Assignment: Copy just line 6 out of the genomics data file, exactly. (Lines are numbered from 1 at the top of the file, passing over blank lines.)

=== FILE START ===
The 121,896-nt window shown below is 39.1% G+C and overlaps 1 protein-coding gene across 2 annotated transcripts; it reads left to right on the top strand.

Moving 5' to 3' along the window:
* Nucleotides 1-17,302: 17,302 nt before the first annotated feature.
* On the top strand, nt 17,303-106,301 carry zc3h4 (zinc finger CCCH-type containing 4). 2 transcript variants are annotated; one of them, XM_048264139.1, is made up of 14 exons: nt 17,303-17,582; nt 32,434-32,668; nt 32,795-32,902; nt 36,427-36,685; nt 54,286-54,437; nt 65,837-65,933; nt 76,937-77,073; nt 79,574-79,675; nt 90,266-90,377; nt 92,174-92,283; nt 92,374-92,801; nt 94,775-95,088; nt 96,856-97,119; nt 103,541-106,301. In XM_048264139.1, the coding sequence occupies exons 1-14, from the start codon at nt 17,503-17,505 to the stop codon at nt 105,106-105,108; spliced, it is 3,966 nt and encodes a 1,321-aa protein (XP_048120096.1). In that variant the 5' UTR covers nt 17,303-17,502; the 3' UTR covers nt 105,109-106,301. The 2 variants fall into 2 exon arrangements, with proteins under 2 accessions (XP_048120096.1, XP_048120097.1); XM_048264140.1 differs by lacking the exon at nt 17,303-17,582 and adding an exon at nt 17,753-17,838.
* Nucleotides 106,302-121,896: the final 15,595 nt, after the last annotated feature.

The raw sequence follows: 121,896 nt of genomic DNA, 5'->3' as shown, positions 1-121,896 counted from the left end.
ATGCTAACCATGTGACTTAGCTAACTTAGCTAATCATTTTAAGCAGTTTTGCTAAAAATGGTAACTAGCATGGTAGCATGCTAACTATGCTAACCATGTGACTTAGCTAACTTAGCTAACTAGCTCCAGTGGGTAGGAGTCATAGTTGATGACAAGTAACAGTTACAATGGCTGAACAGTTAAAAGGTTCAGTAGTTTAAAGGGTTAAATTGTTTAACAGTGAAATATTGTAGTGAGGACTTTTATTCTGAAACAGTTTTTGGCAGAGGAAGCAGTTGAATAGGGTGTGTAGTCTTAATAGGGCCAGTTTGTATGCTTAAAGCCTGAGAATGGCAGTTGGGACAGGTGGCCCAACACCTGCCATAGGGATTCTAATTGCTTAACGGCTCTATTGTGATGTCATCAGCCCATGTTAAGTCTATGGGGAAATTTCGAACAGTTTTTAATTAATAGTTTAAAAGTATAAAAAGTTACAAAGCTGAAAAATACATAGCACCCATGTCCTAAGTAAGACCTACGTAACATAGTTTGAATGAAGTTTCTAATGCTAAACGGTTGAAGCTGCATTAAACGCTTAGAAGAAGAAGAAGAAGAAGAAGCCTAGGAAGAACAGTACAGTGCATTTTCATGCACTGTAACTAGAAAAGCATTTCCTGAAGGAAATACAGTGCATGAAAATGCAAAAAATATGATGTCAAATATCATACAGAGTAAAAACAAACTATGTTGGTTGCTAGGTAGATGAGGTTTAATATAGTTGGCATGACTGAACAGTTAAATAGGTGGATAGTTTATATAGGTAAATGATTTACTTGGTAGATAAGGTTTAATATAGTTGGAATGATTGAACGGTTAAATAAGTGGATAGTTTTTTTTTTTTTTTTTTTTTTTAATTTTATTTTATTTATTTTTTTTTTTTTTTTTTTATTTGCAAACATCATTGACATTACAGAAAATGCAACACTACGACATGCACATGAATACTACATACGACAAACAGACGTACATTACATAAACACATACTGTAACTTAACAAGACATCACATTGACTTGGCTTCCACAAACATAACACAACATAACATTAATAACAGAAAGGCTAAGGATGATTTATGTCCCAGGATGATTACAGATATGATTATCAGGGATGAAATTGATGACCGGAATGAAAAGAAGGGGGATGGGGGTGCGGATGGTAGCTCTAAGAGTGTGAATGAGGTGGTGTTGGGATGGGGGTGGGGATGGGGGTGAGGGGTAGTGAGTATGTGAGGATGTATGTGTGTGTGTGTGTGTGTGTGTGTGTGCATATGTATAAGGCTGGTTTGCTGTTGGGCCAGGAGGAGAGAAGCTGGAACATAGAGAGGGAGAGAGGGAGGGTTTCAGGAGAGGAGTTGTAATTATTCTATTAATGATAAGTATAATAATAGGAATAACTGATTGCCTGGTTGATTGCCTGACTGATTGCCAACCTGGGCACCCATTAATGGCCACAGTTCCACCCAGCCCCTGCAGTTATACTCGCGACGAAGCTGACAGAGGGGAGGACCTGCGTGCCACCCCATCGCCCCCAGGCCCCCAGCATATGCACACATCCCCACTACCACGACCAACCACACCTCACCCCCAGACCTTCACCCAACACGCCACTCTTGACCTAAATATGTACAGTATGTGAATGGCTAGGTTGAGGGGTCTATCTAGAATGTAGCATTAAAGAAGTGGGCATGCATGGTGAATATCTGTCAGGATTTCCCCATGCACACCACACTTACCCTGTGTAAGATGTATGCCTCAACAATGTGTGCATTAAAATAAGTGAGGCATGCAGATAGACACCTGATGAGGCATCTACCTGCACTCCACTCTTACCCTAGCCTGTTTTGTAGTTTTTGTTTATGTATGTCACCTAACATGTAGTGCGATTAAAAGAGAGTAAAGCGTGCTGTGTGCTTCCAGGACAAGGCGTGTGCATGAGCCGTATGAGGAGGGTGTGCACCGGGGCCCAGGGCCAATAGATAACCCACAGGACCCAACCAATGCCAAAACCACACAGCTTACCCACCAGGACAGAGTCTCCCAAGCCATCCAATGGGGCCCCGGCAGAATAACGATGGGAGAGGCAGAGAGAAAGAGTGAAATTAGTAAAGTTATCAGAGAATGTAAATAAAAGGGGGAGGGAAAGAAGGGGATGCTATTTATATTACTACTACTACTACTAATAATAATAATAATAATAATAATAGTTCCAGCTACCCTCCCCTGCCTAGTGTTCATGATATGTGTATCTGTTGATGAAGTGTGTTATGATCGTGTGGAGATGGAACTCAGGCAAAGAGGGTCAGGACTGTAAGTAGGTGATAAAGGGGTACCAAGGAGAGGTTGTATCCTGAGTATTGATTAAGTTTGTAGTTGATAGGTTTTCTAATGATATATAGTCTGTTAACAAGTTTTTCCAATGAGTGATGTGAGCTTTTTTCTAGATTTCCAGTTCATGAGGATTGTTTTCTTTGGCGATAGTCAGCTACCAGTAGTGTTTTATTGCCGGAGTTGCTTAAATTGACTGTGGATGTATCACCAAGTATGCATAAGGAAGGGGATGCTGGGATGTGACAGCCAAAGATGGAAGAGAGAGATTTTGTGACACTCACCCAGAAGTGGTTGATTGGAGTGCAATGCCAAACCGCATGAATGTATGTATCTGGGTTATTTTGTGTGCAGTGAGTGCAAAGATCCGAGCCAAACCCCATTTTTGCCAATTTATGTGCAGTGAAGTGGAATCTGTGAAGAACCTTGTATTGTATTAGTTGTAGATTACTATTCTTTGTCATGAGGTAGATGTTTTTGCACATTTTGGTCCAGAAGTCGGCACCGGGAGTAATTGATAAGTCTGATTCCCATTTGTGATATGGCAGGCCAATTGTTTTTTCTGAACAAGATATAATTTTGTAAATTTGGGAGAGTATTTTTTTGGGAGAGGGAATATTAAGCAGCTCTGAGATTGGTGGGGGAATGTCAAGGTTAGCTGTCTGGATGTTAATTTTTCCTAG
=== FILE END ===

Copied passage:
The raw sequence follows: 121,896 nt of genomic DNA, 5'->3' as shown, positions 1-121,896 counted from the left end.